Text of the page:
From Comcast SportsNetSTATE COLLEGE, Pa. (AP) -- ABC will interview the young man whose 2009 allegations of sexual abuse led to the Penn State scandal and the criminal conviction of former assistant football coach Jerry Sandusky.Attorney Michael Boni, who represents the teenager known in court papers as Victim 1, said Wednesday that ABC landed the first interview with his client, who has a book coming out this fall.It's unclear when the ABC interview would air. ABC didn't immediately return a phone message left Wednesday seeking comment. The New York Post was first to report the ABC exclusive.Sandusky was convicted in June of dozens of criminal counts of sexual abuse of 10 boys on and off campus. At age 68, he awaits sentencing, which likely will send him to prison for the rest of his life.Victim 1 and his mother reported Sandusky to the boy's high school and the Clinton County child protective agency in November 2009. Their complaint triggered a state investigation that last year resulted in criminal charges against Sandusky and against two university officials accused of failing to report suspected child abuse and of lying to a grand jury.According to a lawsuit that Victim 1 filed against Penn State, he met Sandusky about eight years ago, when he was 11 and was a first-year participant in a camp sponsored by Sandusky's charity, The Second Mile. In his second year, he drew Sandusky's attention and accepted invitations to spend nights at the coach's State College home and to attend professional sports events, the lawsuit said.Sandusky was accused of fondling the boy and performing oral sex on him multiple times over a period of several years.Sandusky, who is jailed, didn't testify at trial but maintains his innocence. He has acknowledged he showered with boys but denied molesting them. His wife, Dottie Sandusky, testified that she never saw him doing anything inappropriate with boys he took to their home.
Though Dusty Baker had already made the call earlier in the week to sit Anthony Rendon for Saturday's game against the St. Louis Cardinals, his third baseman's recent torrid stretch at the plate nearly gave the Nats' skipper second thoughts.
"I hate to give a guy a day off when they're getting hits and starting to look good," Baker said before Saturday's game.
Still, he stayed true to his word, giving Rendon the day off and tapping Stephen Drew to take over at the hot corner.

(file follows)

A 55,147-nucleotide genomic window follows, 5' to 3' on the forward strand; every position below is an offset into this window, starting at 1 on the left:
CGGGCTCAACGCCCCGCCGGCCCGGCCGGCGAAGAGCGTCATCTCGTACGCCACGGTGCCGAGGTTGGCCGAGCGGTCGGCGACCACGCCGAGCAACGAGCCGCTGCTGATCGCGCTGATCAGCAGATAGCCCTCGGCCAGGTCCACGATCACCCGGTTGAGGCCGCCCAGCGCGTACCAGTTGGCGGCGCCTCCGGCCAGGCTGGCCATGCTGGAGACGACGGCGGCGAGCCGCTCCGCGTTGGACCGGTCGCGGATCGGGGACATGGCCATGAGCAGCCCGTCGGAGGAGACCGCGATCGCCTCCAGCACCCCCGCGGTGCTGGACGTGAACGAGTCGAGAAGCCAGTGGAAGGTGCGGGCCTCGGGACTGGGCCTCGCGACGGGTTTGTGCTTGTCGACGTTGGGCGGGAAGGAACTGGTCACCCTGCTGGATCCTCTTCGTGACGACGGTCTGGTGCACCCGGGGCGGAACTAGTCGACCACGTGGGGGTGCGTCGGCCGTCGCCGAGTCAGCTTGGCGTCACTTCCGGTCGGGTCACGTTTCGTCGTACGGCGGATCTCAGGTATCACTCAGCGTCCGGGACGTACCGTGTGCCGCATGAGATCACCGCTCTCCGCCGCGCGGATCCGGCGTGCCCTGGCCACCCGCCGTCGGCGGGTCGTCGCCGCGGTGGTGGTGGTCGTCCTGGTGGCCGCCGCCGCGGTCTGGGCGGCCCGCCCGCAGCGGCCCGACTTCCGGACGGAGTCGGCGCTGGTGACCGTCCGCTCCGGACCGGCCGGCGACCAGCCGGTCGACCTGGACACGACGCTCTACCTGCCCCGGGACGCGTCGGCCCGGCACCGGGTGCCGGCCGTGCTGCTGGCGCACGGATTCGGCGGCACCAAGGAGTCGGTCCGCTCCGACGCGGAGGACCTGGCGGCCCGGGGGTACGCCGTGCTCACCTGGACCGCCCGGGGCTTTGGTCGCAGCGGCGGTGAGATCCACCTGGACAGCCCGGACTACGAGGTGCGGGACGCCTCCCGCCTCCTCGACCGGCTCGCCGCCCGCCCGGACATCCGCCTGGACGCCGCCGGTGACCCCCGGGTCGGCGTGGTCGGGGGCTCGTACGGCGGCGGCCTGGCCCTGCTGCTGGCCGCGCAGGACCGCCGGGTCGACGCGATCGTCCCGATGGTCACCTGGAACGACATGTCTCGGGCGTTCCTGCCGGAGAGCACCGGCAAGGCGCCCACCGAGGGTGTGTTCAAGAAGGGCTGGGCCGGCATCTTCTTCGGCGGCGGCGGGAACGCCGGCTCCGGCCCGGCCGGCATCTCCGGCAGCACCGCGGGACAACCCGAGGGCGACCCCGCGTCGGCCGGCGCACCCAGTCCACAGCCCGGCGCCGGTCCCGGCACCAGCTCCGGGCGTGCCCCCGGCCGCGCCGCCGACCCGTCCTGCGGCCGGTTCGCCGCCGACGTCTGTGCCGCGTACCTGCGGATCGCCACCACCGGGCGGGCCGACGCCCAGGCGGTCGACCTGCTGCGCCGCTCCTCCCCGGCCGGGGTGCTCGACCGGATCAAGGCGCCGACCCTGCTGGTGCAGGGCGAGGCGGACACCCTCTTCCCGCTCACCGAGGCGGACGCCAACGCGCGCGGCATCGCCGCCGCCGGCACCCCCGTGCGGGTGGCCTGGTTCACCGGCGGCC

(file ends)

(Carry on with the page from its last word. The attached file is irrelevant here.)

"I told him [earlier] he'd be out Saturday. I said 'Give me all you got until your day off on Saturday,'" the manager said. "And he did."
Rendon's hot streak has been a much-needed sigh of relief for the offense, as his previous struggles were reaching the point where Nats fans might have wondered if he'd ever reclaim his 2014 form. That guy —the then 24-year-old who finished fifth in National League MVP voting and was once nicknamed "Tony Two-bags" — had been missing for the last season-plus as he battled either injury or inconsistency.
But since Rendon was dropped to sixth in the batting order, the almost 26-year-old has slowly started to resemble what he was two seasons ago. In the last 10 games, he's raised his average from .237 to .262 thanks to six multi-hit efforts that included four doubles, a home run and a triple. Baker noted that Rendon had been making great contact all along, and part of his breakout is simply getting those hits to drop.
"He's kinda been our hard-luck guy," Baker said.
Rendon had played all 49 of Washington's games prior to Saturday, prompting Baker to describe the day off as "much needed." And when he returns, the Nats have to hope he can continue to be a presence in a lineup that desperately needs someone other than Bryce Harper and Daniel Murphy to produce consistently.
"He's looking good," Baker said. "He's looking real good."
Now that Troy Brouwer’s impressive playoff run with the St. Louis Blues has ended, what’s in store for the 30-year-old future free agent?
During the Blues’ breakup day, Brouwer told the St. Louis media that he’d love to re-sign with the Blues, but he also knows he’s not their only offseason priority.
“It’s a spot we really enjoyed this year,” Brouwer said. “I don’t know exactly what the cap situation is. I know it’s a business and I know they have young guys coming up with contracts in a year or two. You can’t just look at this season. You have to look forward to what their cap situations are going to be in years to come. It’s definitely a team and a city and a franchise I would love to come back to if the opportunity makes itself available.”
The Blues have five forwards set to become unrestricted free agents on July 1, including captain David Backes, who made $4.5 million this season. And with forward Patrik Berglund, defenseman Kevin Shattenkirk and goaltender Brian Elliott all set to become free agents a year from now, Brouwer realizes his time in St. Louis may be coming to an end, especially if he wants a four- or five-year contract that can take him into retirement.
Brouwer’s market value peaked during the playoffs when he recorded eight goals and five assists in 20 games. The offensive outburst was notable since in his previous 78 career playoff games, Brouwer had just seven goals (3 with the Capitals, 4 with the Blackhawks).